Good afternoon and welcome. I'm so pleased to see all of you today. And Andrea Roane, thank you for joining us. We are honored to have you here.
It has been said that "history is biography." If so, we can only understand the past and the history of our own time through the lives and stories of others. And those of us who do not know history are lost in our time. So, this month we reflect on the stories and accomplishments of women. These accomplishments may be silent and steady, such as the day-to-day care provided by mothers and wives. We can also find inspiration in the achievements of history makers like former British Prime Minister Margaret Thatcher or our own Justice Sandra Day O'Connor. In fact, it was Prime Minister Thatcher who suggested that a great woman is successful at several careers simultaneously, careers pursued within the family, at church, in the workplace, and in our communities. Women are history's great multi-taskers, able to get the most out of each day, every day.
I see many multi-taskers here with us today.
I think all of us think about our own mothers during this month. It is natural. Probably the first person we learn to admire is our mother. Mothers are amazing creatures, truly made by God to be part-guardian angel, part-confidant, and part-enforcer when our brothers and sisters get out of line. Mothers make everything happen effortlessly, as if by magic: meals, clean clothes, clean house, transportation to school, after-school activities, homework, family time, and then off to a restful sleep while she keeps on working. Like most mothers, my own was in constant motion, a whirlwind of activity. She was a library of information, a source of inspiration, and a universe full of love. For my brothers and sisters, she was our sun, our moon, and our sky full of stars.
For each of us, our mother becomes a role model, and then we add other role models as we read and learn and grow. We notice the nurse who cares for her patients. We discover that one of the neighbors is a businesswoman who provides jobs for hundreds of people. And we see the teacher who opens up a world to knowledge.
And then we learn more, our eyes open wider to see more. For example, we learn about a woman named Mother Hale, who took in AIDS babies in Harlem. We read of another woman, named Mother Teresa, who called the poor and hungry in Calcutta her brothers and sisters. We watch Secretary of State Condoleezza Rice represent the American people in discussions with world leaders. We listen to the music of Sarah Vaughn or Ella Fitzgerald. We find entertainment in the acting skills of Halle Berry or Angela Bassett. We turn to journalists like Katie Couric or Andrea Roane for news about the events of the day.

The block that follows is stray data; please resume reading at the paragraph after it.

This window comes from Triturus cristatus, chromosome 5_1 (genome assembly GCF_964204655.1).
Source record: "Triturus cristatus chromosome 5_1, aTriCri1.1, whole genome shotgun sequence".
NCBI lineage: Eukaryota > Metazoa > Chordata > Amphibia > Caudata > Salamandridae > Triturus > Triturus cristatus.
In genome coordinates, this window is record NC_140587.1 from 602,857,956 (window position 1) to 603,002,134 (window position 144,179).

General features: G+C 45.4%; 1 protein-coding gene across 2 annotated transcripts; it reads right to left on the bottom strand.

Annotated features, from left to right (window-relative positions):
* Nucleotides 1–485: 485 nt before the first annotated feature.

And we discover the great women who populated the past, like Florence Nightingale, the advocate for nursing; Susan B. Anthony, who fought for the right of women to vote; or Sojourner Truth, who was a powerful voice for civil rights in America.
We have some good role models with us today: Jackie (Roundtree), Carlotta (Bryant), Kathy (Bowie), Gwen (Jackson), Rita (Thomas), Barbara (Dorf), Michelle (Munro), and Gayela (Bynum). We honor these women today for their good work, their contributions to this department, and for their outstanding service.
Please join me in a round of applause for our colleagues.
I want to applaud the women who helped organize this event. A lot of work went into this month's activities. Congratulations on a job well done.
Please join me in applauding their good efforts.
Now, I am pleased to turn to our keynote speaker. But, before I do, I want to add that I am always honored to work with so many capable, professional, and hard working women in the department. HUD is a remarkable place. Every day I marvel at the many ways you help people around the country. I am proud to work with you. Thank you for your government service and your commitment to the American people.
And thank you again for inviting me to speak here today.